how to judge compensation

Graduation Cake Guy

When you’re a recent graduate looking for a new job, you’re going to be chasing the highest salary. Admit it or not, most grads can’t think much past getting the most money possible.   After all, there’s student loan debt, the need for a new wardrobe, a car that runs without sounding like a machine gun and the biggest factor of all – feeling like it was all worth it somehow.

Money matters. Pundits find it easy to discount the importance of money, but if you’ve just spent four years skimping and saving the difference between $40,000 a year and $60,000 (or $20,000) is no minor thing.  A few thousand dollars more can mean a lot – furniture, or an apartment in a better neighborhood, or even just having enough left over to pay down your student loans a little faster.  Money can make a big difference early in life.

But if you’ve been working for a while, your salary has probably increased since your rookie year. Maybe that $40,000 job you took ten years ago pays you $60,000.  Maybe it pays you $100,000.  The money is probably (but not definitely) better.  Sure, there are other considerations – now you need a nicer car, a bigger house, the kids are on the way and let’s face it – a dollar isn’t worth what it used to be.

In 2009 you need to start thinking about how you measure compensation. Your job, whether you’re an employee or an entrepreneur or even a stay-at-home parent, has many forms of compensation.  Judging the compensation solely based on a score is a bad idea.  How bad?  OK, I have two books to sell you.  One costs $23.  The other is $4.99.  Which one is worth more to you?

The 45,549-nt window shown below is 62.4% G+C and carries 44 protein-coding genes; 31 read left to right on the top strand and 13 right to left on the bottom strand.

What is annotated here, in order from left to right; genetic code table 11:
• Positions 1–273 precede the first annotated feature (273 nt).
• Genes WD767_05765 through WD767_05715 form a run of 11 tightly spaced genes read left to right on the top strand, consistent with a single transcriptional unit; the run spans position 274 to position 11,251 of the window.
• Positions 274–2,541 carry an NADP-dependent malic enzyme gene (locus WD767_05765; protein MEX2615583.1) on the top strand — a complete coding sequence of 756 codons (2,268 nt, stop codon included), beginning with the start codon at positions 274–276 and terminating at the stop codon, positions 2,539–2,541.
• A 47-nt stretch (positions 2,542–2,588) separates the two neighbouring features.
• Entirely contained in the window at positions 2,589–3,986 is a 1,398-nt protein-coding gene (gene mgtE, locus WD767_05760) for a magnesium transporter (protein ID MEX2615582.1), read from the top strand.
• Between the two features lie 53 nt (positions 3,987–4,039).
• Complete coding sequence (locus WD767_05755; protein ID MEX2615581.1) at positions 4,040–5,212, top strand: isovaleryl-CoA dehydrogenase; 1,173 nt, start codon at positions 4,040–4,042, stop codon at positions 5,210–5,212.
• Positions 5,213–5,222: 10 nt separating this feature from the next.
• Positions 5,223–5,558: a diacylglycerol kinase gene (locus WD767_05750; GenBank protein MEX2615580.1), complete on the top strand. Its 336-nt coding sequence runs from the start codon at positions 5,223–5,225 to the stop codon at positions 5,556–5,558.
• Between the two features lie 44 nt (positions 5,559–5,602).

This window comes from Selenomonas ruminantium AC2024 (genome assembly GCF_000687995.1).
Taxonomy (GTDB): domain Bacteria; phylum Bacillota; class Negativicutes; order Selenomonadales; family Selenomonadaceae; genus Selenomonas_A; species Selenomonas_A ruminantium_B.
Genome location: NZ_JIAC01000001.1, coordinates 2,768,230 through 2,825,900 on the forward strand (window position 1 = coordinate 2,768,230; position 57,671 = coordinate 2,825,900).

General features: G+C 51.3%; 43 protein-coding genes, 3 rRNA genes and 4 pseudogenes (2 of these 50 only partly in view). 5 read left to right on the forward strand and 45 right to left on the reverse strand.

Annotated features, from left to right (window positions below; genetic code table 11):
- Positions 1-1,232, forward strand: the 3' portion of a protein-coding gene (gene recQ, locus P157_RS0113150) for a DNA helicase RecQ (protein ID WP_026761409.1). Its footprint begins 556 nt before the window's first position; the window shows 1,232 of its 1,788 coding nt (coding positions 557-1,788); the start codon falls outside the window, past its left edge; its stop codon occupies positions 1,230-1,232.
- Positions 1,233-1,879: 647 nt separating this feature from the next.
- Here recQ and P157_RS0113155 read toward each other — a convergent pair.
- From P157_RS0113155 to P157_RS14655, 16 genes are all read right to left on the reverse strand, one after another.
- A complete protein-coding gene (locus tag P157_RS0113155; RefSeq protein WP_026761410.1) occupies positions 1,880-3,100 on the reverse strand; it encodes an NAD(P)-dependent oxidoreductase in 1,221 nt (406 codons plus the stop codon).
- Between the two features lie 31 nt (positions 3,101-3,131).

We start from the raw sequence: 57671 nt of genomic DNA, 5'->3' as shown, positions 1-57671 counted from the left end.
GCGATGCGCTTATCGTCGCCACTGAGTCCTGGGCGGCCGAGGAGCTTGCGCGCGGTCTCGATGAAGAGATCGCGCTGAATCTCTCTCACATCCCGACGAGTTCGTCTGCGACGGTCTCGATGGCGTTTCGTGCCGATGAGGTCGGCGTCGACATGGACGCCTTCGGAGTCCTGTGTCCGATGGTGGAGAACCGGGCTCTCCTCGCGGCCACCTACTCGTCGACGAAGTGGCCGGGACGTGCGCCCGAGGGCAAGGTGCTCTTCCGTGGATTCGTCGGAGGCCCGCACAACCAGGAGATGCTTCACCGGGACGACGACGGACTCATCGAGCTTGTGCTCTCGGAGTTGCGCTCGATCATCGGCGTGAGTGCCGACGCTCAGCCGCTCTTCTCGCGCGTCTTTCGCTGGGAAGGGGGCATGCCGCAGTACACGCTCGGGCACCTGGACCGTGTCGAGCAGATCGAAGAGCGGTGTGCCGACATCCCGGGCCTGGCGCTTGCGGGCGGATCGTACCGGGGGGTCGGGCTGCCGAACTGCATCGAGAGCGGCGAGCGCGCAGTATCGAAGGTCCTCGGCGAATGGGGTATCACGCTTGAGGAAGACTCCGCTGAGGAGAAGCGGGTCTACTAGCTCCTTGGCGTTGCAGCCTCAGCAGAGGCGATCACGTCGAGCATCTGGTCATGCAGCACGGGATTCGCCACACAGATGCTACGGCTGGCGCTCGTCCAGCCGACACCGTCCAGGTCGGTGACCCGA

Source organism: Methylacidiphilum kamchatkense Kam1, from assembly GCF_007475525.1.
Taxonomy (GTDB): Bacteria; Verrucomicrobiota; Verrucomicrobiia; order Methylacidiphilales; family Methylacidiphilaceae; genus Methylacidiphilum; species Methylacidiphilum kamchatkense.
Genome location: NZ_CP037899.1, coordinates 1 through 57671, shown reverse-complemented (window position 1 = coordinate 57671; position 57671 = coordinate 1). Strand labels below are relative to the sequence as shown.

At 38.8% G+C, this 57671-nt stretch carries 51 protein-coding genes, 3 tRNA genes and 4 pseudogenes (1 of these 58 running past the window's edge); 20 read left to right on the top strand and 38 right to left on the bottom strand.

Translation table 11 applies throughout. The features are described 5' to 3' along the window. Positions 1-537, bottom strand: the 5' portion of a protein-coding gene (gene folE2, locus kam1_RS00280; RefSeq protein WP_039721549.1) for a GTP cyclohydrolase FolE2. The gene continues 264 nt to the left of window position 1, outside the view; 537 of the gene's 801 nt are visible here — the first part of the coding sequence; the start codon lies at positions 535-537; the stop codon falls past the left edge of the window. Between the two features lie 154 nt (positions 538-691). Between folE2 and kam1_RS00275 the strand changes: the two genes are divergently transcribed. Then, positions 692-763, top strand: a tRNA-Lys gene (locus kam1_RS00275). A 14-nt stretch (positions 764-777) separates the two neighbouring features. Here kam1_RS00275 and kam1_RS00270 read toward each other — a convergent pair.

Any endeavor you undertake needs to compensate you by:

  1. Helping you learn new skills.
  2. Letting you strike the balance between work and life.
  3. Making you a happier person.
  4. Creating a work environment you enjoy.
  5. Allowing you to contribute to the world in some way.

Far too often we think that these things don’t matter – if the money is good enough, we can forget other shortcomings.  Everything matters. I know that for years I liked to think that I was not my job – that I was somehow better, or separate.  My job was just a salary to support my “real” life.  Your job (again, that could be anything from an entrepreneurial effort to an hourly wage) cannot be viewed as just compensation.  It does not support your “real” life – it is your life.  Unless you are born into the idle rich class, your work will be one of the defining factors in your life, if not the defining factor.  Don’t sell yourself short by thinking that the only way your worth can be determined is by attaching a dollar sign to it.

photo credit: CarbonNYC